GP consultations in the UK are among some of the shortest in Europe, lasting just under 10 minutes on average, a new study has found.
Researchers assessed the time length of primary care consultations worldwide and found a huge disparity in the amount of time allocated to patients. People in Sweden reported the longest consultations, lasting 22.5 minutes on average, while those in Bangladesh managed to obtain just 48 seconds with a doctor.
Shorter consultation times have been linked to poorer health outcomes for patients and a heightened risk of burnout for doctors.
As demand for primary health care rises around the globe, the length of a consultation has increasingly come under pressure. Analysing the potential impact on patients and the wider healthcare system, researchers reviewed the data on consultation length from 178 relevant studies covering 67 countries and more than 28.5 million consultations.
They included both peer reviewed research and the ‘grey literature’ - research produced outside of traditional academic or commercial channels - published between 1946 and 2016 in English, Chinese, Japanese, Spanish, Portuguese and Russian.
The results, published in the journal BMJ Open, showed that average consultation length varied widely. People in Sweden, the USA and Bulgaria reported the longest time spent in consultations, lasting 20 minutes or more.
Meanwhile consultations in Belgium, Cyprus, Iceland, Lithuania, Luxembourg, Peru, Portugal, Canada, France, Switzerland, Russia, Finland and Norway lasted between 15 and 20 minutes.
In 15 countries, which represent around half of the world’s population, the average appointment lasted less than five minutes. And it lasted under 10 minutes in a further 25, including the UK.
A spokesperson for the NHS said it’s “important that GPs have enough time with their patients” and added that it is working with others, including the Royal College of GPs, to invest in the future and make this happen.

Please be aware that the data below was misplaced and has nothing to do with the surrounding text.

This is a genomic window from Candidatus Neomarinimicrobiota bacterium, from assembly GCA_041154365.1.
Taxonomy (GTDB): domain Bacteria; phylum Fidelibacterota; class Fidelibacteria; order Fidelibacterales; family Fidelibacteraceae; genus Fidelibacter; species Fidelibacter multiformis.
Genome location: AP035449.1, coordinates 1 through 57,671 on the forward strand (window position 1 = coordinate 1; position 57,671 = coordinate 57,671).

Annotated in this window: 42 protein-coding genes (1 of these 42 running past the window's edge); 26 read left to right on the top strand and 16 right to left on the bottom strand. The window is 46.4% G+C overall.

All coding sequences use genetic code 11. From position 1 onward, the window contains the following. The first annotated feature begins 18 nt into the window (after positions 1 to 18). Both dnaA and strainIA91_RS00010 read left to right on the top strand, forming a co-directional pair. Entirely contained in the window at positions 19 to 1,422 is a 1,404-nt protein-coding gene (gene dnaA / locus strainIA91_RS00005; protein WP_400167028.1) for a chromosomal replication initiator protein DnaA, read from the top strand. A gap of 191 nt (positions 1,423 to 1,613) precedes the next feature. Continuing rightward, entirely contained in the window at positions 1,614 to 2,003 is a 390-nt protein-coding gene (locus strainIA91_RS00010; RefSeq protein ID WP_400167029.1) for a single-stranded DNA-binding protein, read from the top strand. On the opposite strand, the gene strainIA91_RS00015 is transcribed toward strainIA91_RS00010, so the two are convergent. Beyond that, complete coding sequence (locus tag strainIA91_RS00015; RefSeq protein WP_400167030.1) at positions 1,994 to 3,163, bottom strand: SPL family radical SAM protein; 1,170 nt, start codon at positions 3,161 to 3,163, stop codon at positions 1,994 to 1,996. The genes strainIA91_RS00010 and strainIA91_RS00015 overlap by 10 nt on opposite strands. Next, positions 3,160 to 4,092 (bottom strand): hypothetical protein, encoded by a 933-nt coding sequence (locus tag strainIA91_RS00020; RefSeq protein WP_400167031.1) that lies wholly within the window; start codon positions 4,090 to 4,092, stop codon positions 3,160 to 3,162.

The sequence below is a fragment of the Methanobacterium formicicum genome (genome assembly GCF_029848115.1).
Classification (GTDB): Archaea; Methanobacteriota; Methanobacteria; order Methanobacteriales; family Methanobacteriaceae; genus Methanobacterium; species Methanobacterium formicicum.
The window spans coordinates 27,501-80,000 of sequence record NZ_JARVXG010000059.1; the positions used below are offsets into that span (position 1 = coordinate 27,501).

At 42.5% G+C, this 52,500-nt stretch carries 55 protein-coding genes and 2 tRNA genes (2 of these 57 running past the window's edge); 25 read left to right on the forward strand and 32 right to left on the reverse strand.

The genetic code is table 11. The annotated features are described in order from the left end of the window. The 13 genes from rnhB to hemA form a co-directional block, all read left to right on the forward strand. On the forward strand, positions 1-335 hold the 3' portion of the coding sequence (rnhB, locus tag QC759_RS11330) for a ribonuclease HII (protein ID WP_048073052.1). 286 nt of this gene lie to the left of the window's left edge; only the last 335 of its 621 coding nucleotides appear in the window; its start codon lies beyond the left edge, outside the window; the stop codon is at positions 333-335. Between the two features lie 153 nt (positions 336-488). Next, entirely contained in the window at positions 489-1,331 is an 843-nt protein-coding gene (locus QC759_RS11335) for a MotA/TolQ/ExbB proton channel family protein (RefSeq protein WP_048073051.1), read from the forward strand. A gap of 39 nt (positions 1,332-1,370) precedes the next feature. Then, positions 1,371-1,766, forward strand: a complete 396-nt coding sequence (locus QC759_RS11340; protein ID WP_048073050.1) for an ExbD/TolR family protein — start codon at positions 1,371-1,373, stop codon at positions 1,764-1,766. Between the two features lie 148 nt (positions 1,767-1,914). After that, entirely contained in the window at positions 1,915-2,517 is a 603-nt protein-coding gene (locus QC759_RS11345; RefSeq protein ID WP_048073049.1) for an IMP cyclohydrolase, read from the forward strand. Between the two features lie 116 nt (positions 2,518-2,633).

“Our five year investment plan will significantly expand the workforce, reduce unnecessary paperwork and look at new ways of working to ensure they can do just that,” they told HuffPost UK.
In developed countries, average consultation time seemed to steadily increase: by 12 seconds a year to over 20 minutes in the US, and by just over four seconds a year to 10 minutes in the UK.
However the UK started from a low baseline and researchers estimate that it will only reach a length of 15 minutes by 2086.
They aired concerns that consultation length seems to be shortening in some low and middle income countries, which may impact population growth and the expansion of treatment options.
The analysis showed that length of consultation was significantly associated with national spend on healthcare per head of the population, the number of primary care doctors per 1,000 of the population and doctor burnout.
But it was not associated with the number of consultations per patient in a given year, the number of diagnostic tests requested by the doctor, the number of attendances at emergency care departments and patient satisfaction.
Shorter consultation length has also been associated with multiple drugs prescribed to a patient, overuse of antibiotics, and poor communication with patients, the researchers added.
They concluded: “Average time is an established measure of quality and used [by the World Health Organisation and the International Network for Rational Use of Drugs] as a measure to promote the safe and cost effective use of drugs - it should be universally and regularly reported, and over time, be accepted as an essential measure on the quality of health services around the world.”